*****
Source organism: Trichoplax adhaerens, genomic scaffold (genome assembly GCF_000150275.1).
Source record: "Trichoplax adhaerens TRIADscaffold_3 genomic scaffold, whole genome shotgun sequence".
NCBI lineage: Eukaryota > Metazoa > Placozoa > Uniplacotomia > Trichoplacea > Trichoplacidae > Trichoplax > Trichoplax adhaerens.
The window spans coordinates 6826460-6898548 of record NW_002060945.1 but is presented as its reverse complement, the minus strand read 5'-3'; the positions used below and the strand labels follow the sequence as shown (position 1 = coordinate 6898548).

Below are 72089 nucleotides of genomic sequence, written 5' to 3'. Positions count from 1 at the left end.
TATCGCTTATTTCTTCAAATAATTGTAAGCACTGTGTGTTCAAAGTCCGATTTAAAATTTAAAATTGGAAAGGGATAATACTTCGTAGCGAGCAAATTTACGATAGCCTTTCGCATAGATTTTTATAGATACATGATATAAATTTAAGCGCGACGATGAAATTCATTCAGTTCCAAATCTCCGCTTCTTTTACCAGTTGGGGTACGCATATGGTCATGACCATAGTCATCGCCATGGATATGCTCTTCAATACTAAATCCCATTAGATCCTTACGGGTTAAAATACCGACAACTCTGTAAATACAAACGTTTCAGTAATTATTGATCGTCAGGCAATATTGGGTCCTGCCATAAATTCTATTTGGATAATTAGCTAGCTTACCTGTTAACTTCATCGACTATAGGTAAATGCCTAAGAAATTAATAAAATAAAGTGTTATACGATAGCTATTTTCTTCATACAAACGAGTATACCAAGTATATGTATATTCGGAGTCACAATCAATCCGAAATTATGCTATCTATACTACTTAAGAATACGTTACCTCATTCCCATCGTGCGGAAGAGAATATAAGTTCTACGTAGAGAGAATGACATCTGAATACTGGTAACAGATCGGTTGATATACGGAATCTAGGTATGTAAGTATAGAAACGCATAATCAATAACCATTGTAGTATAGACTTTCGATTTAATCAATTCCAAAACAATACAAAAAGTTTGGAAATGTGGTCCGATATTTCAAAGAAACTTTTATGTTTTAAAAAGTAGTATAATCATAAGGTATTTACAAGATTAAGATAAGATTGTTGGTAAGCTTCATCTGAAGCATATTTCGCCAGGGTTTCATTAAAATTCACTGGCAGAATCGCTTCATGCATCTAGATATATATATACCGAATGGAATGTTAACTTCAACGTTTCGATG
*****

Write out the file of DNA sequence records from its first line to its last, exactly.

Source organism: Trichoplax adhaerens, genomic scaffold (genome assembly GCF_000150275.1).
Source record: "Trichoplax adhaerens TRIADscaffold_3 genomic scaffold, whole genome shotgun sequence".
NCBI lineage: Eukaryota > Metazoa > Placozoa > Uniplacotomia > Trichoplacea > Trichoplacidae > Trichoplax > Trichoplax adhaerens.
The window spans coordinates 6826460-6898548 of record NW_002060945.1 but is presented as its reverse complement, the minus strand read 5'-3'; the positions used below and the strand labels follow the sequence as shown (position 1 = coordinate 6898548).

Below are 72089 nucleotides of genomic sequence, written 5' to 3'. Positions count from 1 at the left end.
TATCGCTTATTTCTTCAAATAATTGTAAGCACTGTGTGTTCAAAGTCCGATTTAAAATTTAAAATTGGAAAGGGATAATACTTCGTAGCGAGCAAATTTACGATAGCCTTTCGCATAGATTTTTATAGATACATGATATAAATTTAAGCGCGACGATGAAATTCATTCAGTTCCAAATCTCCGCTTCTTTTACCAGTTGGGGTACGCATATGGTCATGACCATAGTCATCGCCATGGATATGCTCTTCAATACTAAATCCCATTAGATCCTTACGGGTTAAAATACCGACAACTCTGTAAATACAAACGTTTCAGTAATTATTGATCGTCAGGCAATATTGGGTCCTGCCATAAATTCTATTTGGATAATTAGCTAGCTTACCTGTTAACTTCATCGACTATAGGTAAATGCCTAAGAAATTAATAAAATAAAGTGTTATACGATAGCTATTTTCTTCATACAAACGAGTATACCAAGTATATGTATATTCGGAGTCACAATCAATCCGAAATTATGCTATCTATACTACTTAAGAATACGTTACCTCATTCCCATCGTGCGGAAGAGAATATAAGTTCTACGTAGAGAGAATGACATCTGAATACTGGTAACAGATCGGTTGATATACGGAATCTAGGTATGTAAGTATAGAAACGCATAATCAATAACCATTGTAGTATAGACTTTCGATTTAATCAATTCCAAAACAATACAAAAAGTTTGGAAATGTGGTCCGATATTTCAAAGAAACTTTTATGTTTTAAAAAGTAGTATAATCATAAGGTATTTACAAGATTAAGATAAGATTGTTGGTAAGCTTCATCTGAAGCATATTTCGCCAGGGTTTCATTAAAATTCACTGGCAGAATCGCTTCATGCATCTAGATATATATATACCGAATGGAATGTTAACTTCAACGTTTCGATG